Pianist Yelena Eckemoff got a late start as a full-fledged jazz recording artist but she's making up for lost time. Eckemoff entered the artistic world as a young classical pianist in the Soviet Union, but she chose to put her work on hold for a spell while raising her children. Eventually, she returned to the piano with renewed creativity energy, but only after leaving her native land. In order to make the move, Eckemoff and her husband had to temporarily leave their three children behind, which was a difficult and gut wrenching decision, but all worked out in the end and her relocation to the United States gave her a new personal and artistic lease on life.
Eckemoff has been living stateside with her family for over two decades now, and she's recorded more than a dozen albums in various styles and contexts during that time, but it took a while for her to develop an outward identity as a jazz pianist. Cold Sun
(L&H, 2009), which was her first recorded meeting with drumming icon Peter Erskine
and her first proper trio album, proved to be the major turning point in her jazz career. While she had recorded in jazz settings prior to that album, and had used a trio-plus-guest format on at least one of those occasions, she truly found her voice with this specific eternal triangle formula.
From that point on, Eckemoff churned out compelling and focused jazz albums at an astounding pace; she recorded and released four more piano trio records in less than four years. While she never retains the same trio for more than a single record, certain musicians, like Erskine and bassist Mads Tolling
, pop up on more than one occasion and certain ideals come to the surface time and time again in her work. Themes of nature, sounds of isolation, stark settings, and blurred lines between compositional and improvisational elements are visible on all of Eckemoff's trio dates, but no two records sound exactly the same.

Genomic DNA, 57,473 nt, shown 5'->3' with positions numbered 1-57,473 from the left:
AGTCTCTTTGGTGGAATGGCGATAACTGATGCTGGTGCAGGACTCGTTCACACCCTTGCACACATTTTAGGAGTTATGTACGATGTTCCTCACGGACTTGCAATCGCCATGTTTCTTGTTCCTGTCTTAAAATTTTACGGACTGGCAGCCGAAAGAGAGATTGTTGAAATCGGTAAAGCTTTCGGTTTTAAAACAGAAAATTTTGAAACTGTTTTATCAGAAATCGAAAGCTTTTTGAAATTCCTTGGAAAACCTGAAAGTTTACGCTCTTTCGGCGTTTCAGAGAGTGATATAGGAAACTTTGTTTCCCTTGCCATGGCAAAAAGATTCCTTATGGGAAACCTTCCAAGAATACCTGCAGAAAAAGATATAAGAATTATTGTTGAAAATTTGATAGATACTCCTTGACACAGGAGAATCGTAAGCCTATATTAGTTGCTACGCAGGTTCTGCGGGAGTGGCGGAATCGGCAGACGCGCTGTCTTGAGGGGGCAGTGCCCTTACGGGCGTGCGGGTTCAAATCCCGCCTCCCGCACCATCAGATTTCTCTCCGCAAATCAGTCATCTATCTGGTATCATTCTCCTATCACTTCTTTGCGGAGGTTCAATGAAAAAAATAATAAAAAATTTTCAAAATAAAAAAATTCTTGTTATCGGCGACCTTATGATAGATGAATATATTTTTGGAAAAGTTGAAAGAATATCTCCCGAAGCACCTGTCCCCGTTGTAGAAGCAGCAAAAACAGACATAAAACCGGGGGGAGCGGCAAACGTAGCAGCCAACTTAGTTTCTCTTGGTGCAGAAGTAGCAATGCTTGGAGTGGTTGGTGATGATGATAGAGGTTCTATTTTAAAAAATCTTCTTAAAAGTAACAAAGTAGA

For Glass Song
, she reenlisted Erskine and brought bassist Arild Andersen
into the fold for the first time. Surprisingly, neither veteran had ever recorded together, but you would never know it. Eckemoff, Andersen and Erskine create music that's focused, yet free floating, and open, yet never nebulous. Pure melody is of less importance than the greater narrative in each number, but the music still sings out with melodic grace.
Erskine's identity as a swing drummer or fusion force is suppressed here, as he prefers to use the drums as an instrument of extreme refinement and minimalism. "Dripping Icicles" is the only number that finds him doing a patented jazz ride pattern. Elsewhere, he treats the drums like an equal partner in a chamber music setting. Andersen is out front more often than any bassist on Eckemoff's other recent releases and his foreground appearance(s) change the trio dynamic that existed on her earlier outings. While he occasionally delivers a no-mistaking-it solo ("March Rain"), his bass usually serves as a guide through various scenes, rather than a scene-stealing soloist. All three musicians find balance as storytellers, team players and solo personalities.
While Manfred Eicher
and his storied label have nothing to do with this record, Glass Song
has that "ECM sound," if ever it existed. Mystery, blooming musical thoughts and vaguely haunting notions are at the heart of this captivating album.